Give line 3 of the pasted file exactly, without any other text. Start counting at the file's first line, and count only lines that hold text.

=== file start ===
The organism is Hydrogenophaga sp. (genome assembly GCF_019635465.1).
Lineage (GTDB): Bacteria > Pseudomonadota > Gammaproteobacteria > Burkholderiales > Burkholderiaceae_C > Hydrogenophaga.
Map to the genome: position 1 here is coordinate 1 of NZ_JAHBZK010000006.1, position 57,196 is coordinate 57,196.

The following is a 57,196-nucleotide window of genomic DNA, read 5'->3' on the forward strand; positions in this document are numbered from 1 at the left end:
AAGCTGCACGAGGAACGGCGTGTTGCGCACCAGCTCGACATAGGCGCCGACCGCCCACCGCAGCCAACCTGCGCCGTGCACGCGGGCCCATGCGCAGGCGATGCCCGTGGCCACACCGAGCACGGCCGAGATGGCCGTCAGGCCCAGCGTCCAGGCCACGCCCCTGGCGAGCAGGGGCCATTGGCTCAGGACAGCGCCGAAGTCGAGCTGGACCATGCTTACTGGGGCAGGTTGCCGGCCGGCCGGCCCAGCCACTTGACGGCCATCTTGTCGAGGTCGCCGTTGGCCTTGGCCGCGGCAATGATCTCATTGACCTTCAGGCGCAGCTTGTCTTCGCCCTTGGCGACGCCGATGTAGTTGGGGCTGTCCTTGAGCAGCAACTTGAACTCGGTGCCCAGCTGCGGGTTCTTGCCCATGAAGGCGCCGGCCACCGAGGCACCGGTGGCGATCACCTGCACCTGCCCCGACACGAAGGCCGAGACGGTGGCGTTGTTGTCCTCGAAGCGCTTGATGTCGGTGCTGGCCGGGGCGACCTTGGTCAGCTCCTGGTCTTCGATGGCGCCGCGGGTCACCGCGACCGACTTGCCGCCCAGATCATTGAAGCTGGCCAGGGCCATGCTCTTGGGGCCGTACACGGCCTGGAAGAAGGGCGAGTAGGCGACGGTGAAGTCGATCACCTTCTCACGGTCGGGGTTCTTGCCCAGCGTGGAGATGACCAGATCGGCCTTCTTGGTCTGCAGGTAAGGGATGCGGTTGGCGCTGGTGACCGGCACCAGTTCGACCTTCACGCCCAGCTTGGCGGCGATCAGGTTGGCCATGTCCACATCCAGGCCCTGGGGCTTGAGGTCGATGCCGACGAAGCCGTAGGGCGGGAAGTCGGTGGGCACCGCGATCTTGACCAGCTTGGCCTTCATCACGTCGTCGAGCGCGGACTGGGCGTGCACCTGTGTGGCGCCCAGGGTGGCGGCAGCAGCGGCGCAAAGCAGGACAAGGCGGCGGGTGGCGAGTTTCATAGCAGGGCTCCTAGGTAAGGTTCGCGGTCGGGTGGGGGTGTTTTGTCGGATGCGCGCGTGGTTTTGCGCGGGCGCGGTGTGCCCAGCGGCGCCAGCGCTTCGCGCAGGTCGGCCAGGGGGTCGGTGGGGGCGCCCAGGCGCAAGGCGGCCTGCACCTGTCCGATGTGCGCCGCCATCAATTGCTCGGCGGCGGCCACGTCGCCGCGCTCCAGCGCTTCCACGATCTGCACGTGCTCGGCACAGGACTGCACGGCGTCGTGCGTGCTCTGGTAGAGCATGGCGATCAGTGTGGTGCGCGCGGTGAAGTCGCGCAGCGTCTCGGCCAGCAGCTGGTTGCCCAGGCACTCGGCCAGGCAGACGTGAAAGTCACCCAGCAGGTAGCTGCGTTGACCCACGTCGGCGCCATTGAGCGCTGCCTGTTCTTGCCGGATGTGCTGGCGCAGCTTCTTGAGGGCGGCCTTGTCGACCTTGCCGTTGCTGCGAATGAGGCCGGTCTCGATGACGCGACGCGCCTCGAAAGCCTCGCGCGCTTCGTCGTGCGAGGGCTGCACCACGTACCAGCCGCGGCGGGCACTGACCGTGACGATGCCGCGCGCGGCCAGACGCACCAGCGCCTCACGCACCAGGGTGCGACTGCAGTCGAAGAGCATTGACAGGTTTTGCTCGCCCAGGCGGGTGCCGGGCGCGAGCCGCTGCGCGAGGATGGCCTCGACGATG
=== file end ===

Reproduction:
Map to the genome: position 1 here is coordinate 1 of NZ_JAHBZK010000006.1, position 57,196 is coordinate 57,196.